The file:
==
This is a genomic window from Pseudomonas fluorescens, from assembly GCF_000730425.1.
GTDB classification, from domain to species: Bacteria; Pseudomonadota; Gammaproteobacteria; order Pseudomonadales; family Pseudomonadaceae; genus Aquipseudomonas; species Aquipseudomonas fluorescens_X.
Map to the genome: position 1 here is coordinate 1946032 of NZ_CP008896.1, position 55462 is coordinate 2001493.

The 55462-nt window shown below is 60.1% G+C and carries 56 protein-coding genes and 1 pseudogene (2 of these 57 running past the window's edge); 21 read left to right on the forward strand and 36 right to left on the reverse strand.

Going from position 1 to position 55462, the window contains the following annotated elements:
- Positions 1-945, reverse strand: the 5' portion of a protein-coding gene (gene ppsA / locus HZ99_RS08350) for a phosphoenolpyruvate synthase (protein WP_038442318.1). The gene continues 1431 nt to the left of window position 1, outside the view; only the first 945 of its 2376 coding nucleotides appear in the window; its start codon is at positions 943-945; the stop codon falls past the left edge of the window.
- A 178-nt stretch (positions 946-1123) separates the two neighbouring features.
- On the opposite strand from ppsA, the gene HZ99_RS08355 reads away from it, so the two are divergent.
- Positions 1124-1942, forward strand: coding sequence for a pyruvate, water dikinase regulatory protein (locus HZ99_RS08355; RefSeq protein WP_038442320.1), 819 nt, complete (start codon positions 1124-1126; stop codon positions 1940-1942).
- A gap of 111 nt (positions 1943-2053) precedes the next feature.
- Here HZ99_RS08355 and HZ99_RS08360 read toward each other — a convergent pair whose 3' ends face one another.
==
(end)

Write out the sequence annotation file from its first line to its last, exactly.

This is a genomic window from Pseudomonas fluorescens, from assembly GCF_000730425.1.
GTDB classification, from domain to species: Bacteria; Pseudomonadota; Gammaproteobacteria; order Pseudomonadales; family Pseudomonadaceae; genus Aquipseudomonas; species Aquipseudomonas fluorescens_X.
Map to the genome: position 1 here is coordinate 1946032 of NZ_CP008896.1, position 55462 is coordinate 2001493.

The 55462-nt window shown below is 60.1% G+C and carries 56 protein-coding genes and 1 pseudogene (2 of these 57 running past the window's edge); 21 read left to right on the forward strand and 36 right to left on the reverse strand.

Going from position 1 to position 55462, the window contains the following annotated elements:
- Positions 1-945, reverse strand: the 5' portion of a protein-coding gene (gene ppsA / locus HZ99_RS08350) for a phosphoenolpyruvate synthase (protein WP_038442318.1). The gene continues 1431 nt to the left of window position 1, outside the view; only the first 945 of its 2376 coding nucleotides appear in the window; its start codon is at positions 943-945; the stop codon falls past the left edge of the window.
- A 178-nt stretch (positions 946-1123) separates the two neighbouring features.
- On the opposite strand from ppsA, the gene HZ99_RS08355 reads away from it, so the two are divergent.
- Positions 1124-1942, forward strand: coding sequence for a pyruvate, water dikinase regulatory protein (locus HZ99_RS08355; RefSeq protein WP_038442320.1), 819 nt, complete (start codon positions 1124-1126; stop codon positions 1940-1942).
- A gap of 111 nt (positions 1943-2053) precedes the next feature.
- Here HZ99_RS08355 and HZ99_RS08360 read toward each other — a convergent pair whose 3' ends face one another.